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Dartford’s royal silk producers rue the end of a unique production line

14:55 05 January 2011

The Ideal Home Exhibition, London 1948, Princess Elizabeth and Duke of Edinburgh inspecting the silk-making process

The Ideal Home Exhibition, London 1948, Princess Elizabeth and Duke of Edinburgh inspecting the silk-making process

Archant

With just four months until the marriage of Prince William and Kate Middleton, members of the family that supplied the silk for most other royal events of the last century rue the loss of a unique production line.

Tom Hart Dyke with his father and the certificate issued for the recreation land in Swanley

Lullingstone Silk Farm was started by Lady Zoe Hart-Dyke in 1937 and was the sole provider of silk in Britain until its demise just after the wedding of Prince Charles and Diana in 1981.

Lady Diana wore a veil created on the farm, which Lady Zoe began as a hobby in the garage at her home in Surrey before the massive expansion when they relocated to Lullingstone Castle in Eynsford.

The business moved to Hertfordshire in the 1950s after she and her husband divorced and, after her death in 1975, it was bought by businessman Robert Goodun.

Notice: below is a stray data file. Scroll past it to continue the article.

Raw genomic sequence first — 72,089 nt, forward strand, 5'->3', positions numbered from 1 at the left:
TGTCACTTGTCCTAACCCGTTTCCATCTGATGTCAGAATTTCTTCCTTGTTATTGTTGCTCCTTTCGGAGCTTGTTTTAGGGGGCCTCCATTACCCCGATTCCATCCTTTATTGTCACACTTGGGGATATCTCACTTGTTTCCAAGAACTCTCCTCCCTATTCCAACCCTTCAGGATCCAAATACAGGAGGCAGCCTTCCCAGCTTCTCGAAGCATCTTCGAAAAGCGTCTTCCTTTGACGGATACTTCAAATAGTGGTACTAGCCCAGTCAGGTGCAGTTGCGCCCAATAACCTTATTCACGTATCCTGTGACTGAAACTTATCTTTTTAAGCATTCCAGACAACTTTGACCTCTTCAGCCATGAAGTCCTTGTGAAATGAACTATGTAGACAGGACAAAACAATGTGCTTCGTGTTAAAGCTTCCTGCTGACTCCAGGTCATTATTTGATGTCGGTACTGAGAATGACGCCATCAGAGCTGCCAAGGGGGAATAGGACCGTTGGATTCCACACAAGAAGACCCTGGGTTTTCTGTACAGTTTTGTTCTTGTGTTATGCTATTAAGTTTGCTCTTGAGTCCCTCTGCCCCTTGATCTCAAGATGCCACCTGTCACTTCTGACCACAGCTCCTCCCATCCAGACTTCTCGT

Lady Zoe’s granddaughter, Anya, said: “I so admire that she put everything she had into the silk farm — she invested a lot of time and money into it and made it a successful enterprise.”

Anya, who is the sister of Lullingstone’s World Garden creator and Times columnist Tom Hart-Dyke, added: “It’s a shame that there isn’t any silk production in the country any more, but it’s just not a financially viable business. We have to think of ways of generating money and attracting visitors and I don’t think that’s it. And the wear and tear of the machinery wouldn’t be good for the house. I would rather support Tom in his interest in plants.”

The 32-year-old, who returned to the family home last year after living in London, said: “I’d like to go to the wedding — it would be fun to get out on the streets and cheer them on, especially given our family’s connection to royal weddings. It’s amazing when you think of it — it’s a real achievement and it was all started as a hobby!”

Her father Guy Hart-Dyke helped out on the farm in the ’50s. He said: “The army took over the house during the war and we were booted out to one of the gardeners’ cottages, but mother still got the soldiers organised to feed the silk worms whilst they were there. I have wonderful memories of that time. She was a very persuasive woman, a terrific character.”

The silk produced at Lullingstone Silk Farm was used in Queen Elizabeth’s [the late Queen Mother] coronation robes in 1937, for the current Queen’s wedding dress in 1947, for the robes in her subsequent coronation in 1953 and for Lady Diana’s wedding veil.

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